Games may be the killer weapon to fight off disinformation

By Chris Stokel-Walker

June 25, 2020

Novak Djokovic (AAP Image/Supplied by Tennis Australia, Fiona Hamilton)

Aida is a 62-year-old retired grandmother living in Uganda. She receives a video on her smartphone forwarded by her cousin of a child crying after getting a measles vaccine. Should she forward it?

That’s the decision players of Choose Your Own Fake News, an online game targeted at tackling disinformation across East Africa, have to make. The game was developed by Neema Iyer, founder and director of Pollicy, a group supporting civic technology and fighting disinformation based in Kampala, Uganda.

The game, which was released in early June, is aimed at improving media literacy across East Africa, which suffers from the pernicious effects of dis- and misinformation – deliberately and accidentally spreading fake news. It looks at three issues that are particularly pressing in East Africa, but also relevant around the entire world: election violence, vaccinations and job scams.

“I wanted people to have these discussions in a way people want to have it, not in a way that is exclusive, high-level discourse”

“I think we’re in a time of information overload,” said Iyer. “I really wanted to move away from the way academia and civil society focus on this report. They put out reports that remain academic and inaccessible to large proportions of any country. Some of the terminology is inaccessible. I wanted people to have these discussions in a way people want to have it, not in a way that is exclusive, high-level discourse.”

The subject matter was chosen because it’s of particular concern to east African countries, which struggle with vaccination program uptake – a recent vaccination drive in Uganda was spoiled by disinformation about the potential risks of the jab – with election violence (there are elections in Uganda and Tanzania this year and next) and with job precarity and associated scams.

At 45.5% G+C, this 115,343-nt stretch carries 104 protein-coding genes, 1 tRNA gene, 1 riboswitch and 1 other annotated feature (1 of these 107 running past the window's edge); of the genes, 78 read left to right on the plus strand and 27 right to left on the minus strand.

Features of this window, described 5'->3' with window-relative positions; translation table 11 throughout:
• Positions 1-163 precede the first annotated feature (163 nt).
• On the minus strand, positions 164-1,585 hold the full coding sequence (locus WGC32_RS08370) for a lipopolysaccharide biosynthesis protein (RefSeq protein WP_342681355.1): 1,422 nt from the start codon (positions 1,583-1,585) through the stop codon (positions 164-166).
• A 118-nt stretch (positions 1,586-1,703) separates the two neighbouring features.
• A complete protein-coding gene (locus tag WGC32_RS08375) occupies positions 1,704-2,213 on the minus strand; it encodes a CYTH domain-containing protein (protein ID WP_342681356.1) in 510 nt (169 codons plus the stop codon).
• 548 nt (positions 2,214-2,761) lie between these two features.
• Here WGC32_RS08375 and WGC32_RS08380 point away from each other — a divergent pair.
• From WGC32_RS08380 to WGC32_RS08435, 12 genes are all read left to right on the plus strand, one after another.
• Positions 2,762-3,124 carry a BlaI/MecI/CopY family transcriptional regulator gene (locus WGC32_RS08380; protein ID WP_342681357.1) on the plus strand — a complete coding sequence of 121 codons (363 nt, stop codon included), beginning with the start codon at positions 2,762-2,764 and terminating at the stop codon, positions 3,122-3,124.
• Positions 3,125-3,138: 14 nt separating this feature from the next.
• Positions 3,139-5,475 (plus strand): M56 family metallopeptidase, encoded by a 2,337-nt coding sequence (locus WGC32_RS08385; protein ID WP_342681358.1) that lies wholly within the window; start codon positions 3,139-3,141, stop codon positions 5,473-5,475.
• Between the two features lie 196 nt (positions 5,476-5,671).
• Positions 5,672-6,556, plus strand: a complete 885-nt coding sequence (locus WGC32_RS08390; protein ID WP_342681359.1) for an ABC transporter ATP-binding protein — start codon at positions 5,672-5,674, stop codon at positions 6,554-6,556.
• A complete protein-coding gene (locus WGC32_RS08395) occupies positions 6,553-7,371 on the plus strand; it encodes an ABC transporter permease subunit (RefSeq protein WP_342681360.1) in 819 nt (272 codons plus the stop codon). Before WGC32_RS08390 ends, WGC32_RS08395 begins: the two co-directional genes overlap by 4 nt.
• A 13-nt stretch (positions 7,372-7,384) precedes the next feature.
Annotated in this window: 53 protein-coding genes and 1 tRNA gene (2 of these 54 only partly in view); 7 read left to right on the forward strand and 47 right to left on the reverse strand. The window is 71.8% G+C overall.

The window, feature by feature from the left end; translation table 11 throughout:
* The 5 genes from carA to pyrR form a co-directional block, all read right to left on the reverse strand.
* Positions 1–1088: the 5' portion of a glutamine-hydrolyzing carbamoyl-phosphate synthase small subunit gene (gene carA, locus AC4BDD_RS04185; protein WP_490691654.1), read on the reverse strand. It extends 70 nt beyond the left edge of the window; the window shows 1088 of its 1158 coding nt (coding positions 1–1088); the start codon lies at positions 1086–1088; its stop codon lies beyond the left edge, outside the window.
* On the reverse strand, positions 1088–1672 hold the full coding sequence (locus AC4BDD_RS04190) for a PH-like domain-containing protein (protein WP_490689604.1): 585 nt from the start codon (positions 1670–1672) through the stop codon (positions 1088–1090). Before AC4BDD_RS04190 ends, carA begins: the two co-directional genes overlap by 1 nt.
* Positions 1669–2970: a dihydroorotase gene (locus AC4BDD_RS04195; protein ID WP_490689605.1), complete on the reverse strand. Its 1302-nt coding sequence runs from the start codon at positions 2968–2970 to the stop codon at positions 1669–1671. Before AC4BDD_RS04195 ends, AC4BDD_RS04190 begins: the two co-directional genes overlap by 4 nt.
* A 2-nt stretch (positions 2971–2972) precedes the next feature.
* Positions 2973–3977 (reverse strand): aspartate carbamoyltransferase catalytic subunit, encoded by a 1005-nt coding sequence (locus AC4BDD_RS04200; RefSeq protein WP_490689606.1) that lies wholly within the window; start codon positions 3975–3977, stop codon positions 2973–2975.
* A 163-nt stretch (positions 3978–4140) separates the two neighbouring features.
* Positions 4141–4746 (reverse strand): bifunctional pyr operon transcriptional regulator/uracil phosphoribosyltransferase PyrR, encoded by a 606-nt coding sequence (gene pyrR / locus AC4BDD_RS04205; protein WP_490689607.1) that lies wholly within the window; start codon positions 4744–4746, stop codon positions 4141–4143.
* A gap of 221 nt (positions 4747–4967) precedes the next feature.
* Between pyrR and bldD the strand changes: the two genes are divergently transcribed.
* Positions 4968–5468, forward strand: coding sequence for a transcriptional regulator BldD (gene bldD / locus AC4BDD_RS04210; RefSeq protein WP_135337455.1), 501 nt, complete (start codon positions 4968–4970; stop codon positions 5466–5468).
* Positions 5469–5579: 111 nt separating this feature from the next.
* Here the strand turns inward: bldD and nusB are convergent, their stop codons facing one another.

It’s designed to target those most vulnerable to disinformation – the people who perhaps wouldn’t read reports put out by think tanks and governments – distilling the information in the most digestible way for them.

“Initiatives like this one that focus on media literacy and community engagement are our best bet for countering disinformation,” said Julia Reda, fellow at the Berkman Klein Centre for Internet and Society at Harvard University, and a former member of the European Parliament. “Not all disinformation violates the law, so any approach to the issue that focuses on deleting or blocking disinformation has a chilling effect on legal speech, especially the work of journalists and activists.”

In the absence of greater media literacy, fake news and information can abound. It’s exacerbated by the output of countries including Russia and China, which have recently been singled out by European Commission vice president Vera Jourova as key disseminators of disinformation, particularly around the coronavirus.

That disinformation is often presented in easily accessible formats designed to spread quickly and broadly across social media. Choose Your Own Fake News, by adopting the format of a game, is designed to fight fire with fire.

“Initiatives like this one that focus on media literacy and community engagement are our best bet for countering disinformation”

It’s not the only game that has been developed to try and increase digital literacy around disinformation. The BBC, the UK’s public service broadcaster, developed iReporter, a game targeted at teenagers, in 2018 to try and educate them on how to separate real news from fake news.

Iyer’s game could be a model for others to follow, and she’s hopeful that the game itself will spread beyond east Africa. Translations into French and Swahili are planned while she’s been in talks with lawyers to provide reputable information on disinformation laws by country, and case studies of prosecutions, to players once they complete the game, should they want to learn more.

But the goal is to get more people thinking about the risks of being hoodwinked by disinformation and to better communicate what many policymakers already know: that this is a real and present danger to societies. “I hope this opens a conversation with academics and policy folks about using non-traditional means to get across important information,” said Iyer.


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